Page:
You are only one person. A good rule of thumb before any action that may have lasting or wide-ranging effects is to run things by a trusted colleague or two. Suggested questions to ask: Is my sense of the social and professional dynamics at play accurate? And is it true across the board? Make the effort to learn what you can about Feather Ruffler and their history on the team rather than going in unprepared.
Another important question: Is there anything specific about this employee that you should know about? Without imposing on their privacy, there are always personal issues worth taking into account: family crises, relationships breaking down, health issues and so on. The last thing you want to do is to approach someone with a problem and only then realize that what’s felt work-related is in fact deeply personal. Remember that people are people and that we’re often messy. This moment could be an opportunity for understanding as much as anything else.
Just Be Honest
People aren’t dumb. Chances are, your Feather Ruffler knows the effect they have on others or at least senses the tension they create. It may even be the case that they’re hyper-aware of it, and their actions are the result of overcompensation. Whatever the case, when it comes time to offer feedback, no good can come from overly sugarcoating things. Be kind, of course, and gentle where you can; but be direct, too. Tell the truth. “Your actions (or attitude, methods, etc.) have upset some people. Here’s why I think that is.”
A clear, concise explanation of the state of things is in itself an act of kindness. And it will lead to a more fruitful conversation. There’s a chance you’ll be met with defensiveness, but there’s also a chance for real receptiveness and growth. Perhaps this person just needed an intervention, or a chance to step outside of their everyday in order to consider how they’re being perceived. Your honesty offers that opportunity better than any false niceness could.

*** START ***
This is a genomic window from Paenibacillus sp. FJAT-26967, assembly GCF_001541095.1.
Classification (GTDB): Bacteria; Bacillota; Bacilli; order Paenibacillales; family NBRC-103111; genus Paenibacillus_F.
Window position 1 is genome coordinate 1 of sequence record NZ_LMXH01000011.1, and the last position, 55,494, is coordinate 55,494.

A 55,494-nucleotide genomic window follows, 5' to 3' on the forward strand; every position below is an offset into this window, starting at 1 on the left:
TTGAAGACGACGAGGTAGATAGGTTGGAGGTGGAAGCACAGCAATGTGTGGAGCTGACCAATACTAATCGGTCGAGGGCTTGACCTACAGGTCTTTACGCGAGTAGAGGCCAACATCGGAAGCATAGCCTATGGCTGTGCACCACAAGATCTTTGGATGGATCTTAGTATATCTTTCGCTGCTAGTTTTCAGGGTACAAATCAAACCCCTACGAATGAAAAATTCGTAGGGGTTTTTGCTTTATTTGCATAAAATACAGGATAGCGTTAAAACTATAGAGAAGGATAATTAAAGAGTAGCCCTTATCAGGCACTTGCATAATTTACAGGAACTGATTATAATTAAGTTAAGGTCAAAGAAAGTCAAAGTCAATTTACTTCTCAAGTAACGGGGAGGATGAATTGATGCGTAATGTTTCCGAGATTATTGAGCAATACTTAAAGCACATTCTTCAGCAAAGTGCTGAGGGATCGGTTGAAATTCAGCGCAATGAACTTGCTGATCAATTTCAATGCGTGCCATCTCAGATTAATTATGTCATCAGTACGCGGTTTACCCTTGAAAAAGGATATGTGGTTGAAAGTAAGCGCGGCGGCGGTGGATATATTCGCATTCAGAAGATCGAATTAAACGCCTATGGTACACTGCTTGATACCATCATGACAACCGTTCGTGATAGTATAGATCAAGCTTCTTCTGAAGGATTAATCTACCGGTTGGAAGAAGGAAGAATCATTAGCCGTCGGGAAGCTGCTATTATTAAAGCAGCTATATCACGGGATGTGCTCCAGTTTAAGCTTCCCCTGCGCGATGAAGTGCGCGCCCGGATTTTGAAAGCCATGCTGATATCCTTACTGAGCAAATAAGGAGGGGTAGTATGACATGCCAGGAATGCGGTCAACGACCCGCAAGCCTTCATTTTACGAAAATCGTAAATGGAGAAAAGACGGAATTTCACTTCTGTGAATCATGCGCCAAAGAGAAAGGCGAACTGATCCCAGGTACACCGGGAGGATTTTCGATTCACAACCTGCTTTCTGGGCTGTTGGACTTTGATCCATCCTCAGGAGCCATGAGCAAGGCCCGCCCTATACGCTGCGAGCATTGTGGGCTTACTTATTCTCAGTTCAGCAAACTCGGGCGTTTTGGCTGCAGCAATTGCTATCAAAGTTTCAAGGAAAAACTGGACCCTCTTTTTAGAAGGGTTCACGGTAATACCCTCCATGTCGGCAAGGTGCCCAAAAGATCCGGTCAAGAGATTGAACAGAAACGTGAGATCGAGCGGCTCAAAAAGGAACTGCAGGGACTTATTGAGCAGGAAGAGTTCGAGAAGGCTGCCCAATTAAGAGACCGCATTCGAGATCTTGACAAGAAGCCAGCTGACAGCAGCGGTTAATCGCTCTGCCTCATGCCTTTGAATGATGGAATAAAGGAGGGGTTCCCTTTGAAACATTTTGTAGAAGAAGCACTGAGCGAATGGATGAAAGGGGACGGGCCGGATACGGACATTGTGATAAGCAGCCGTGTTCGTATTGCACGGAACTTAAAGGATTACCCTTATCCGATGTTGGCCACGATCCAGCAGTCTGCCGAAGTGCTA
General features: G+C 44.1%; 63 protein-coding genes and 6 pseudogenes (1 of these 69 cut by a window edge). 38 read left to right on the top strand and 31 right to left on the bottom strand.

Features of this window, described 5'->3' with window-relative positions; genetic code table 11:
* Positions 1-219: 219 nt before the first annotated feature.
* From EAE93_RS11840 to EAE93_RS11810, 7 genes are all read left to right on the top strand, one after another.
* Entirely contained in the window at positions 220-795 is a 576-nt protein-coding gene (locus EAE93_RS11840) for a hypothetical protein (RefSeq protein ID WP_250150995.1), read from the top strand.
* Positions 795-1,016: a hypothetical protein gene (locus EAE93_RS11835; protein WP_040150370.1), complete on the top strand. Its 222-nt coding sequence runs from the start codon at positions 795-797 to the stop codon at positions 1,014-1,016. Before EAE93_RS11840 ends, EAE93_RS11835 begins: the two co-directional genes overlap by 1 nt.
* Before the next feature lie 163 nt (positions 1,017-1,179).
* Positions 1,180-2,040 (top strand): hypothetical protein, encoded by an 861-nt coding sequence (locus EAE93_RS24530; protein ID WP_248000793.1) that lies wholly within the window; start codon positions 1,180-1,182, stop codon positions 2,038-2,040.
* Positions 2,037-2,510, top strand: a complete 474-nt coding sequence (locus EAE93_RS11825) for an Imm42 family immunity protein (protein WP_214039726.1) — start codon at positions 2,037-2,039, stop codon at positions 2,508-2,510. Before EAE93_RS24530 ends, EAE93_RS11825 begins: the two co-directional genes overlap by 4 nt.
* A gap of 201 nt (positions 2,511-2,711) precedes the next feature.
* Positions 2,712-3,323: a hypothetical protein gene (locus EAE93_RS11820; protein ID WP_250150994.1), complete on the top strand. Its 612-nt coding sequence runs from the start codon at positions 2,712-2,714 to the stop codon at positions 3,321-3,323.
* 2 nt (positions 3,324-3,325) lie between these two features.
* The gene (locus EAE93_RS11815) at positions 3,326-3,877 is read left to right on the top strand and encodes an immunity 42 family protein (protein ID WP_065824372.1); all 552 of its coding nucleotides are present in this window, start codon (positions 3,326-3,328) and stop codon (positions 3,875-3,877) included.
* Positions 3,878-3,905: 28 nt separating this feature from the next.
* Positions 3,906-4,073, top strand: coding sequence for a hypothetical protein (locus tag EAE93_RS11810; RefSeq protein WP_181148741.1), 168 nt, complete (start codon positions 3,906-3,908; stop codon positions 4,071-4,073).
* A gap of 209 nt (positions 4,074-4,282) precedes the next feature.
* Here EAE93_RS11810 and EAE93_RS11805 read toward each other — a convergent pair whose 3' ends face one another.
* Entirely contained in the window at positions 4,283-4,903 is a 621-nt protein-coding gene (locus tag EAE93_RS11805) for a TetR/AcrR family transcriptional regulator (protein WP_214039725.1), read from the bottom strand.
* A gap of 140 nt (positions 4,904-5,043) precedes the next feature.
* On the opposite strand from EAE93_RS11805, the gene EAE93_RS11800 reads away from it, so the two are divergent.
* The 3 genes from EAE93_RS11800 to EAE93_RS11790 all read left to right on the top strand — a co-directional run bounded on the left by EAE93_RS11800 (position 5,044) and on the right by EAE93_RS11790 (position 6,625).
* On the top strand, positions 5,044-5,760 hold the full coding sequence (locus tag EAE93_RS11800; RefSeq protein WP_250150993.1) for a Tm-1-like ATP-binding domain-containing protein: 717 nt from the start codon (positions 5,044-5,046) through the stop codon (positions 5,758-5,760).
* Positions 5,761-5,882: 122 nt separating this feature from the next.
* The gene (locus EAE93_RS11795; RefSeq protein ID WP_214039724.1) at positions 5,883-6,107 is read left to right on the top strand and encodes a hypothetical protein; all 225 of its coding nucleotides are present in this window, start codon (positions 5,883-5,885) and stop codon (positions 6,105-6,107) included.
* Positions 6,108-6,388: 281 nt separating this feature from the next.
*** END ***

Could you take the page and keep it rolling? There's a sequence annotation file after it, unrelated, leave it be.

Make them a Fellow Problem Solver
Not every situation like this one will end happily. These moments require hard, touchy conversations and a light touch. It can be especially difficult to know how to approach issues that feel as though they’re at the nexus of someone’s personal and professional lives. But imagining for a moment that your insights are well-received, your next step is to take action toward restoring the former Feather Ruffler’s place in your work ecosystem. Your best bet is to invite them to partner with you in this work. Where do they see areas for growth? How can they better interact with people they’ve frustrated in the past? Where could they use reminders of what is and isn’t appropriate, helpful and so on?
People are messy, but we’re in the messiness together. The worst-case scenario might involve further conversations about whether or not this is the best place for this particular colleague, and those will be tough but necessary. Of course, there is a best-case scenario here, too. In it, your employee walks away knowing that you’re on their side, while you walk away remembering why you hired this person. Between those options and a constant state of irritation, I’d take the former every time.
Andrew Forrester is a writer whose work has appeared in Parents Magazine, McSweeney’s Internet Tendency, and elsewhere. Andrew also teaches English and creative writing in Austin, Texas, and has a Ph.D. in English literature from Southern Methodist University.